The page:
When Coronavirus first shut down the U.S. economy in March, some speculated that team owners with primary businesses negatively impacted by the outbreak would be forced to sell their clubs (think: Tilman Fertitta, Micky Arison). Not only has that not happened—thanks in large part to the strength of the stock market—less desirable teams like A.S. Roma (deemed by one prominent soccer executive to be a money pit) have managed to find buyers willing to pay a premium. Macro-economic trends indicate that the rich have gotten richer over the last six months, so it is not particularly surprising the market for pro sports teams remains strong. But, if the long tail effects of Coronavirus continue to depress club revenues and the great recession continues to place downward pressure on prospective investors’ primary businesses over the next few years (think: those who made their money in real estate), it could result in far fewer individuals looking to buy sports franchises and a subsequent decline in team valuations. In order to ensure that does not happen, the Chief Strategy Officer for one U.S. club suggested savvier leagues—like the NFL and NBA—may decide to finally open up limited partnership stakes to the public markets (think: MANU).
Our Take: Guys like Dan Friedkin (new owner, A.S. Roma) are buying clubs today with the mindset that the 2020 COVID-19-induced losses are simply the price of doing business and that pro sports will return to form sooner than later with the emergence of a vaccine. But if the ripple effects from Coronavirus continue to stall the U.S. economy over the next several years (presumably depressing ticket and sponsorship sales in the process), the CSO we spoke to said team ownership will become painful for all except for the leagues’ wealthiest owners (think: Steve Ballmer, David Tepper)—particularly if the stock market begins to falter. “Three years of capital calls worth $30 million, $40 million or $50 million is pretty brutal for anybody,” he said.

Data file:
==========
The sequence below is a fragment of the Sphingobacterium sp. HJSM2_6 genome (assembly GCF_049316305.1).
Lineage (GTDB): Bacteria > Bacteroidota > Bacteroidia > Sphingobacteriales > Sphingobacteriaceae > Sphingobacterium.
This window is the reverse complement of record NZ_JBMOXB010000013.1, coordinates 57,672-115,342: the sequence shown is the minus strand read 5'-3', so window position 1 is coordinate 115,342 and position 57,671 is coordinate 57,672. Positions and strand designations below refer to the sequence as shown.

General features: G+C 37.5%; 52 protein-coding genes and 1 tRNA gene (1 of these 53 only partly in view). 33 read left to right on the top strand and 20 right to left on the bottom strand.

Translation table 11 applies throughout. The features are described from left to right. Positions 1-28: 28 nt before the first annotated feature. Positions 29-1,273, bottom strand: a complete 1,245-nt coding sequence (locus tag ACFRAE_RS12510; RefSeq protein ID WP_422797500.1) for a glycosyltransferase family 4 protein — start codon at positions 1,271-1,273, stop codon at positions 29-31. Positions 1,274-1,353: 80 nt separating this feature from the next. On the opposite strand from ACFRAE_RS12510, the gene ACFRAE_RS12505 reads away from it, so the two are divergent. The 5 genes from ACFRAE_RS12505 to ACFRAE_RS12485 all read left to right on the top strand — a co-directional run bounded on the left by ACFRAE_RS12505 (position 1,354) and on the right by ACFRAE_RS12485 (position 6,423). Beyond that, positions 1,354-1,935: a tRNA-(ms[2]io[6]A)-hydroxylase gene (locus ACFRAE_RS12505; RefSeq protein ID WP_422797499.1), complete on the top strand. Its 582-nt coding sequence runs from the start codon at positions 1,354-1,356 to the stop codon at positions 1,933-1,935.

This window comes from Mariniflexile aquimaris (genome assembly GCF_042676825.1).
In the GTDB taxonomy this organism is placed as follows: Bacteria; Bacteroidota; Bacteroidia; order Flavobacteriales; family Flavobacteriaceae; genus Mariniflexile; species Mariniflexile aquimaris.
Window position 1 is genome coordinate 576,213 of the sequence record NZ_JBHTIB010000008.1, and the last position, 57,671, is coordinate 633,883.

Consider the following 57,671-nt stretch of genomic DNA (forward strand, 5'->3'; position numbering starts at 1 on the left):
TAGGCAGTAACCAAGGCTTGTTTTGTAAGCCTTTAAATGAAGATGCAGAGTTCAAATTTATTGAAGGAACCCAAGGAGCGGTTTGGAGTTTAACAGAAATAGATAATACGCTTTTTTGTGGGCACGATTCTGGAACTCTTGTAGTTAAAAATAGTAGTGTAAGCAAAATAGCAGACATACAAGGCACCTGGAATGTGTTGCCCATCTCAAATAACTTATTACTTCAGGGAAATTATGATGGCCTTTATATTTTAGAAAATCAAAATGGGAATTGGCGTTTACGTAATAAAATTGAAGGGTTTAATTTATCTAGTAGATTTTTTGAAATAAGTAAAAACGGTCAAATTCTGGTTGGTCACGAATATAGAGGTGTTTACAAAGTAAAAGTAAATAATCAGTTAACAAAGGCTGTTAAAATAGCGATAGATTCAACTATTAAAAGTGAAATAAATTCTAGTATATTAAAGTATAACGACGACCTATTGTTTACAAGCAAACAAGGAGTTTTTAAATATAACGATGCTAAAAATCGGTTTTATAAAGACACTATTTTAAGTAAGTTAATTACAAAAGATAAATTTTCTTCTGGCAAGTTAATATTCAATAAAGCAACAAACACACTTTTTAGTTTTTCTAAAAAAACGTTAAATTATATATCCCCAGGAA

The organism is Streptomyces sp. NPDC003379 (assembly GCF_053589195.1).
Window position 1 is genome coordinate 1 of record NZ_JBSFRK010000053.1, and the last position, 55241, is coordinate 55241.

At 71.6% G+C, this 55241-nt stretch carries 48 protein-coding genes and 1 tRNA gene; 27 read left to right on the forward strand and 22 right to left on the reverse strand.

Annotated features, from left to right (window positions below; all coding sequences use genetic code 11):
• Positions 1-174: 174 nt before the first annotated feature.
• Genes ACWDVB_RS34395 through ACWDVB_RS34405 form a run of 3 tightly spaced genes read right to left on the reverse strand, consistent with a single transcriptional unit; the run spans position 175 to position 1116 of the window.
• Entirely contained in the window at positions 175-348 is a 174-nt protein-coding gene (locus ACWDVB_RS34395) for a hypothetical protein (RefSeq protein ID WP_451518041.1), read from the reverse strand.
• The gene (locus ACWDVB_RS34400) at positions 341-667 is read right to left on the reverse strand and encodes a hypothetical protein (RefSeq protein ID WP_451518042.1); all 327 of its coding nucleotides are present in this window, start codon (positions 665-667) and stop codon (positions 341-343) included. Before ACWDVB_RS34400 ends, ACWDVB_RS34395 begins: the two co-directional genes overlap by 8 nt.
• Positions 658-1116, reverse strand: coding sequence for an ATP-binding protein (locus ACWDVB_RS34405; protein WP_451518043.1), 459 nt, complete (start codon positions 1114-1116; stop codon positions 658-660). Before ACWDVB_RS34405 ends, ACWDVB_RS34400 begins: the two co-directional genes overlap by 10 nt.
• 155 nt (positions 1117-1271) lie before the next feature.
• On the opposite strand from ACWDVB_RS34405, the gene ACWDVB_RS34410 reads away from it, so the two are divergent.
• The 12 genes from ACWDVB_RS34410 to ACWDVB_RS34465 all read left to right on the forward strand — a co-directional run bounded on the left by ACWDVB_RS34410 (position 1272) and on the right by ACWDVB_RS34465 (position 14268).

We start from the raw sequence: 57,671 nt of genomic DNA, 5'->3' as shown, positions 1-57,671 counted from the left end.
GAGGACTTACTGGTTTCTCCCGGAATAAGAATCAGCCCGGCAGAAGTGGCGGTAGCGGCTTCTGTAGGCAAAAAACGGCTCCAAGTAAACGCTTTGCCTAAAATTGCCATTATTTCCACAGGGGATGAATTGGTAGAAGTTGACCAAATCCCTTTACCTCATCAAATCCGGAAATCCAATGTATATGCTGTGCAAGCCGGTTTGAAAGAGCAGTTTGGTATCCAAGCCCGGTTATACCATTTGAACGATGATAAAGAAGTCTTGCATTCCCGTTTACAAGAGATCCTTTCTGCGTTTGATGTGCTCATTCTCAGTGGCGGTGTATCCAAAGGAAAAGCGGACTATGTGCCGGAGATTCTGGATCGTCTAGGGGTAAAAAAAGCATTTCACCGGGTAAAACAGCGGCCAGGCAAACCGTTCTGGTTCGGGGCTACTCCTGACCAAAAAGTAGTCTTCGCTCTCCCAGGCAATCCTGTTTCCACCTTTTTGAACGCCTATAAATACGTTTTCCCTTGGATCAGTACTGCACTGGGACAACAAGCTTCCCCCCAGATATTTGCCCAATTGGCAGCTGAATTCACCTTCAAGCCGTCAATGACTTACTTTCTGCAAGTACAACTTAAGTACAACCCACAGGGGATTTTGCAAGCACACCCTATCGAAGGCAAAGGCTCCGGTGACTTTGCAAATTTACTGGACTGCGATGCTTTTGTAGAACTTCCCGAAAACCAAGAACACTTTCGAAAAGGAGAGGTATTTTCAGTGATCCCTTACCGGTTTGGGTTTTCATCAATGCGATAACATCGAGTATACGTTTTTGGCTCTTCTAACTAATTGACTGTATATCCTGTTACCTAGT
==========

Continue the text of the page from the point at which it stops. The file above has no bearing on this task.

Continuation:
A prolonged period of losses would all but certainly result in a flux of teams—or at least limited partnership stakes in teams—hitting the market. Under normal circumstances, there would be a robust market for those opportunities, but that may not be the case if clubs are bleeding tens of millions of dollars in cash annually and the prospective buyer pool has shrunk. Should that scenario come to fruition, the CSO we spoke to suspected that the leagues would adapt their ownership rules even more than they already have. “We’ve seen the NBA and MLB move to allow investment funds to buy limited stakes in teams. [If Coronavirus continues to negatively impact the sports business], you’re going to see rules regarding ownership get looser and looser until we get to the point where teams are opened up to the public markets (in a controlled way). That would enable teams to gain liquidity without dipping into the owner’s pockets and give the leagues a path to continue growing the value of their brands.” Of course, the NBA and MLB relaxed ownership rules due to the continued rise in team valuations and the difficulty LPs were having exiting their positions, not because there was a lack of interested or qualified buyers.
While the CSO we spoke to was convinced leagues opening up teams to the public markets would ensure valuations continue to climb (he asked how much Patriots stock would have risen over the last two decades if it were available to the retail investor), Andrew Kline wasn’t so sure. The Park Lane Founder and Managing Director said, “Sports teams aren’t assets that are meant to be publicly traded. The public markets like quarterly earnings, and unless the team is going to be profitable year-after-year, it’s not going to be of interest to the institutional money that drives stock prices.” Remember, unlike the retail investor, institutional investors are not going to invest in a passion play.
Even in the NFL, where every team is guaranteed to be profitable, Kline says there would be minimal interest from smart money. “If you look at P/E, [NFL team] earnings are actually pretty small compared to their valuation. So, even if they are profitable year after year, they wouldn’t be generating a great yield on the [investment].” He said the private equity funds that the NBA and MLB have opened their doors to are a better option as they bring patient capital—necessary to capture the team’s long-term appreciation in value.
Needless to say, Kline does not believe the U.S. pro leagues are bound to “go to the public markets [with team ownership opportunities].” He pointed out that “70% of teams [are already] losing money annually in many of these leagues [and that has never tempered interest before].” There is always an uber-rich investor willing to take down a trophy asset, and that is likely to continue being the case.
JohnWallStreet Index: 3,716.90 (+0.85%)
NASDAQ: 11,695.63 (+0.60%)
S&P: 3,508.01 (+0.67%)
DJI: 28,653.87 (+0.57%)